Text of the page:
ISE Columnist Don McCarty

… and Using Your Noggin —

In my columns for the past 3 months, we have been discussing fault locating in the copper infrastructure with a multifunction test set. Based upon these columns, I’ve received several questions about using specific test set functions. In this month’s column, I address several of the most frequently asked questions, including:
How does the test set convert ohms to feet or meters?
How does temperature affect measurements?
How does the test set account for gauge or temperature changes?

Converting Ohms to Feet or Meters

When converting linear wire resistance from ohms to feet or meters, how do I determine the gauge and/or the temperature of the cable pair, and what do I do if the gauge or temperature changes? Finding the gauge of a copper conductor by removing the insulation and looking at the bare copper conductor can fool you. Most vendors send a wire gauge with the test set. If yours is missing, contact your test set vendor. They will be happy to send you one.

First, for the field technician that is new to copper troubleshooting, a description of linear wire resistance. The linear wire resistance for the 4 basic conductors is given below.

A 26-gauge copper conductor that is at a temperature of 68 degrees Fahrenheit has a linear wire resistance of 24 feet per ohm.

A 24-gauge copper conductor that is at a temperature of 68 degrees Fahrenheit has a linear wire resistance of 38.54 feet per ohm.

A 22-gauge copper conductor that is at a temperature of 68 degrees Fahrenheit has a linear wire resistance of 61.75 feet per ohm.

A 19-gauge copper conductor that is at a temperature of 68 degrees Fahrenheit has a linear wire resistance of 124.24 feet per ohm.

That said, if I were to use a multifunction test set to measure the distance to a resistive fault such as a short, tip or ring ground, or crossed battery on a cable pair, and the distance to fault measured 10 ohms in 26-gauge wire at 68 degrees, I would expect to find the fault at 240 feet from where I took the measurement. In 24-gauge the fault would be 38.54 feet down the cable. As the diameter of the wire increases the resistance decreases and the distance to the fault increases. Additionally, as the temperature of the conductor increases, the resistance increases and the fee per ohm decreases.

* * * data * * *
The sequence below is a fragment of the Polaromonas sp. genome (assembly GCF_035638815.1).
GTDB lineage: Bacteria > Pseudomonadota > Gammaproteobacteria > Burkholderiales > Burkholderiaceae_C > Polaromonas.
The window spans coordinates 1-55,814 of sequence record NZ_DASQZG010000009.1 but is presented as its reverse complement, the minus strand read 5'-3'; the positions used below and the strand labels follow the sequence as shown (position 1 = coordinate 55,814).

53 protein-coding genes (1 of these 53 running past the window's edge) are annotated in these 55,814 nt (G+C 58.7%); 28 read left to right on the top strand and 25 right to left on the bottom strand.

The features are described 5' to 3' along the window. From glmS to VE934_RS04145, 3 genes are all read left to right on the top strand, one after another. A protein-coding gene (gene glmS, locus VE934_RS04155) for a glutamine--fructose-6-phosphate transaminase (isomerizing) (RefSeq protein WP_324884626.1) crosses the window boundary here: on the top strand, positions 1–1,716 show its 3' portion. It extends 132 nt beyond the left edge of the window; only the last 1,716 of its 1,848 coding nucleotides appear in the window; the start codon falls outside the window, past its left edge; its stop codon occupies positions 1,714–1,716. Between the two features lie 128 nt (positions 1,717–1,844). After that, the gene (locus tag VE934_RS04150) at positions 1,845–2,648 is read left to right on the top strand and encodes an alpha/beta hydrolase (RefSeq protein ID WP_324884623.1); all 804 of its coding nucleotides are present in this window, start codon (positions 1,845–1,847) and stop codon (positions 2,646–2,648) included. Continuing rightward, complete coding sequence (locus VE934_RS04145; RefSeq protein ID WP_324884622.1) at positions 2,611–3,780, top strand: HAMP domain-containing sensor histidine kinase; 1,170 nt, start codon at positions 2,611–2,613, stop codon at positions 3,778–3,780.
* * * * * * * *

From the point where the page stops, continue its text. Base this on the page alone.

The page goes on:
Any change in resistance along the conductor route will affect bridge measurement distance. Such resistance changes are caused by gauge and gauge change or temperature and temperature change or both. When you enter the gauge and temperature into the RFL function of your multifunction test set the test set does it for you. Also, some test sets compute both gauge changes and temperature changes.


When a test set, using the RFL function, is testing through a gauge change the restive difference between the two gauges must be accounted for to determine physical distance to the fault. The following chart is used to convert from one gauge to another.

Following are examples of gauge and temperature conversions using the gauge conversion chart and the temperature formula.